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How the body responds to blood loss

Published On: Sep 11 2013 09:47:19 AM CDT
heart stethoscope


By Mayo Clinic News Network

It can be a classic occurrence, especially at weddings. A member of the wedding party starts to wobble and sway, then before you know it they’ve fainted and fallen to the floor.

A number of factors can contribute to this, the main one being that when you stand rigidly still, blood 'pools' in your legs away from your heart and brain ... so you faint.

The same sort of thing happens when accident victims or wounded soldiers lose blood from internal injuries. They’re fine for a moment then they crash. Researchers at Mayo Clinic are teaming up with the U.S. Department of Defense to study the issue in hopes of developing monitoring devices that can eventually save lives.

Dr. Michael Joyner and his research team at Mayo Clinic are studying how the body responds to blood loss.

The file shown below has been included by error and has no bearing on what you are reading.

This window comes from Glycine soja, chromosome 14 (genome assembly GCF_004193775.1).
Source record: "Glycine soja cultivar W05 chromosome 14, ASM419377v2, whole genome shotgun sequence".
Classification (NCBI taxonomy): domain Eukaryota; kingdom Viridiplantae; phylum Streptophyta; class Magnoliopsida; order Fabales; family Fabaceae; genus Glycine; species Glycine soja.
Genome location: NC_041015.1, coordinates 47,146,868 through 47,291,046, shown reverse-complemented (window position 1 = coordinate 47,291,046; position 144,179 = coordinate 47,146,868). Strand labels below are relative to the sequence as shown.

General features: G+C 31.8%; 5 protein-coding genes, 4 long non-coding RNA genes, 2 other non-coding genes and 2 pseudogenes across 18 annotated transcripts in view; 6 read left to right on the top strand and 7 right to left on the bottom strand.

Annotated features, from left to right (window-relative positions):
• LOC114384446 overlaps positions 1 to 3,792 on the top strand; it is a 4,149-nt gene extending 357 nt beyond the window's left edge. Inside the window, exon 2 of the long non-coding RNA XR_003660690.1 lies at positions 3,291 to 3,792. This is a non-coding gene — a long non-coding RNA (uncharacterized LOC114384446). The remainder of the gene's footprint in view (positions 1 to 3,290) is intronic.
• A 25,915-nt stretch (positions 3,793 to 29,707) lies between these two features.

“The purpose of this experiment is to help the army develop better monitors to determine who needs a transfusion and who doesn’t need a transfusion in battlefield trauma situations.”

Triaging the wounded can be difficult, because when someone loses blood, vital signs such as blood pressure and heart rate don’t change much until the victim suddenly collapses.

 “What we’re trying to do is predict when the vital signs become unstable,” Joyner said.

The study, funded by the Department of Defense, includes two phases. First the research team slowly and in a very controlled manner, removes blood from a test subject.

 Then they put the blood back in and start phase two of the experiment. This involves putting the test subject into a negative pressure box. The negative pressure makes it difficult for blood to flow back to the heart so it pools in the legs.

 The amount of blood that reaches the brain and heart decreases, mimicking blood loss. The researchers say if the body responds to the negative pressure the same way it responds to actual blood loss, they can do more experiments without having to take blood from patients’ bodies. The information they gather will be used to develop monitoring devices that will hopefully help determine who needs immediate medical attention on and off of the battlefield


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